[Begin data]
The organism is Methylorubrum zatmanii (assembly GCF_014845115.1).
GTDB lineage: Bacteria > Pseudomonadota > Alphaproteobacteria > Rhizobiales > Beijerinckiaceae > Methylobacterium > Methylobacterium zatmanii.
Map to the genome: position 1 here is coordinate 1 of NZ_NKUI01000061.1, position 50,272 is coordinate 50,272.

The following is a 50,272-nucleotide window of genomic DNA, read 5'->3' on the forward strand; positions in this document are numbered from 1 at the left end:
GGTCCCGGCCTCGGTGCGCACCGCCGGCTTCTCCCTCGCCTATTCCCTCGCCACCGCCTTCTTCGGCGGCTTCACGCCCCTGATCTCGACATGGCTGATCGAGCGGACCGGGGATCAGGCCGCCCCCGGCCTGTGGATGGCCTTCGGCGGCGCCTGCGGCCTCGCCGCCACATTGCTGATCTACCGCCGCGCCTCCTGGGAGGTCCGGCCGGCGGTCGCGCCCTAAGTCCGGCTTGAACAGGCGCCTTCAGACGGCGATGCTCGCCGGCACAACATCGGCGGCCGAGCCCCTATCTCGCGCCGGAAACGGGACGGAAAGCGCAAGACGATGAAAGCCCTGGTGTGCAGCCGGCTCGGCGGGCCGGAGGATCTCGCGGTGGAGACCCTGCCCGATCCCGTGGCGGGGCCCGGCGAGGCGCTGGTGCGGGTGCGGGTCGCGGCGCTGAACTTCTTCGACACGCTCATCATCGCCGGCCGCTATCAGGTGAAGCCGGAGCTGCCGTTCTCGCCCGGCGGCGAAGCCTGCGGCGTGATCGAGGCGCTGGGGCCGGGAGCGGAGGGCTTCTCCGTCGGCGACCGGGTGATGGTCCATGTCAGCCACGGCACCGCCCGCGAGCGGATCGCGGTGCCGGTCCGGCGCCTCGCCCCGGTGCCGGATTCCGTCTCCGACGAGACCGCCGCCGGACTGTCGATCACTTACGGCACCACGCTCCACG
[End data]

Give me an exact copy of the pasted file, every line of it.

The organism is Methylorubrum zatmanii (assembly GCF_014845115.1).
GTDB lineage: Bacteria > Pseudomonadota > Alphaproteobacteria > Rhizobiales > Beijerinckiaceae > Methylobacterium > Methylobacterium zatmanii.
Map to the genome: position 1 here is coordinate 1 of NZ_NKUI01000061.1, position 50,272 is coordinate 50,272.

The following is a 50,272-nucleotide window of genomic DNA, read 5'->3' on the forward strand; positions in this document are numbered from 1 at the left end:
GGTCCCGGCCTCGGTGCGCACCGCCGGCTTCTCCCTCGCCTATTCCCTCGCCACCGCCTTCTTCGGCGGCTTCACGCCCCTGATCTCGACATGGCTGATCGAGCGGACCGGGGATCAGGCCGCCCCCGGCCTGTGGATGGCCTTCGGCGGCGCCTGCGGCCTCGCCGCCACATTGCTGATCTACCGCCGCGCCTCCTGGGAGGTCCGGCCGGCGGTCGCGCCCTAAGTCCGGCTTGAACAGGCGCCTTCAGACGGCGATGCTCGCCGGCACAACATCGGCGGCCGAGCCCCTATCTCGCGCCGGAAACGGGACGGAAAGCGCAAGACGATGAAAGCCCTGGTGTGCAGCCGGCTCGGCGGGCCGGAGGATCTCGCGGTGGAGACCCTGCCCGATCCCGTGGCGGGGCCCGGCGAGGCGCTGGTGCGGGTGCGGGTCGCGGCGCTGAACTTCTTCGACACGCTCATCATCGCCGGCCGCTATCAGGTGAAGCCGGAGCTGCCGTTCTCGCCCGGCGGCGAAGCCTGCGGCGTGATCGAGGCGCTGGGGCCGGGAGCGGAGGGCTTCTCCGTCGGCGACCGGGTGATGGTCCATGTCAGCCACGGCACCGCCCGCGAGCGGATCGCGGTGCCGGTCCGGCGCCTCGCCCCGGTGCCGGATTCCGTCTCCGACGAGACCGCCGCCGGACTGTCGATCACTTACGGCACCACGCTCCACG